The future of healthcare lies in technology, and today it’s all about networked medical devices. Today’s insulin pumps, pacemakers, ventilators, defibrillators, monitors, and more are all equipped with sensors, network capabilities, and Internet connectivity that allow data to be transferred via wireless networks.
These devices can improve patient health and quality of life as they allow uninterrupted monitoring of data, giving doctors real-time information that can help improve care and reduce the risk of complications.
But the technology also opens the door to hackers, however, who could get into the systems and potentially cause the devices to malfunction. Medtronic, the manufacturer of many medical devices, recently shut off its internet-based update system for this reason, after security researchers found that hackers could update the device with malicious software that could negatively affect a patient’s heartbeat.
Medtronic Disables Updating Network to Reduce Risk of Hacking
Medtronic makes the Carelink pacemaker, and for nearly two years, has gone back and forth on their technology in response to hacking concerns. According to Wired, researchers Billy Rios of the security firm Whitescope and Jonathan Butts of QED Secure Solutions found weaknesses in the technology that could be vulnerable to hacking, particularly when it came to updating the software. They noted that attackers could exploit these weaknesses to “control implanted pacemakers remotely, deliver shocks patients don’t need or withhold ones they do, and cause real harm.”
The FDA recently confirmed this concern, noting that they had reviewed information about the potential cybersecurity vulnerabilities associated with Medtronic’s implantable device, and agreed that they could allow an unauthorized user to change the function of the device.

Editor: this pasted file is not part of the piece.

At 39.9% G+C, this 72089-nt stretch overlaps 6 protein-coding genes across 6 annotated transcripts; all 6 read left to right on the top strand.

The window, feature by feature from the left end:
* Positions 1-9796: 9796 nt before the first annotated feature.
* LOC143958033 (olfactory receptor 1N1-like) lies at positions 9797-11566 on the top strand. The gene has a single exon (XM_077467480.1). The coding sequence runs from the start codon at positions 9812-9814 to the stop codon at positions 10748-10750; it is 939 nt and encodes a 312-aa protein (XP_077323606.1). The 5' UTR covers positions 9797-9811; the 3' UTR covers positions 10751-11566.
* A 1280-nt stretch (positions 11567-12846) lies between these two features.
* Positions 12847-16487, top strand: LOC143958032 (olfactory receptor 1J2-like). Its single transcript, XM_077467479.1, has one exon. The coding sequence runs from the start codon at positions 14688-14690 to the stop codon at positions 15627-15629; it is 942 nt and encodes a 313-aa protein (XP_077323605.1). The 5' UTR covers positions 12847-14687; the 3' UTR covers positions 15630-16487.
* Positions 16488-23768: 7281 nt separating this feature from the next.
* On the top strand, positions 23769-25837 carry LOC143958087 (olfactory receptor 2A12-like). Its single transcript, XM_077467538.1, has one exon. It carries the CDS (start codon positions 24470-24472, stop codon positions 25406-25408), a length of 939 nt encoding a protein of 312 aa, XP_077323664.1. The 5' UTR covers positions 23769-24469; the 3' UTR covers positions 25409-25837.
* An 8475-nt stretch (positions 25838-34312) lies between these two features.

Medtronic was allegedly slow to respond, denying any problems at first, and later tried issuing updates to help increase safety. The company then decided to intentionally disable access to the network for the download of new or updated software to the implants. When updates are needed, a Medtronic representative will now manually perform those updates via a secured USB connection.
Medtronic noted in a statement that they are working on “additional security updates” to improve the updating process.
Researchers Suggest Improved Measures to Reduce Risk of Tampering
Medtronic isn’t the only manufacturer facing this issue. The FDA recalled about half a million pacemakers made by Abbott and sold under the St. Jude Medical brand in 2017 because of fears that they could be hacked.
Other devices are at risk, too. In a 2018 article published in the Journal of the American College of Cardiology, researchers noted that the potential for hacking implantable electronic devices like pacemakers and defibrillators may be a growing problem for patients and healthcare providers.
“This is a burgeoning problem that our newly electronically connected world faces,” the researchers wrote. They suggested that manufacturers address the issue during product testing both before and after the products go onto the market by using remote monitoring and protective software embedded into the hardware of the devices.
Exclusively focused on representing plaintiffs—especially in mass tort litigation—Roopal Luhana prides herself on providing unsurpassed professional legal services in pursuit of the specific goals of her clients and their families. While she handles complex cases nationwide on behalf of consumers, Ms. Luhana resides with her family in Brooklyn, New York.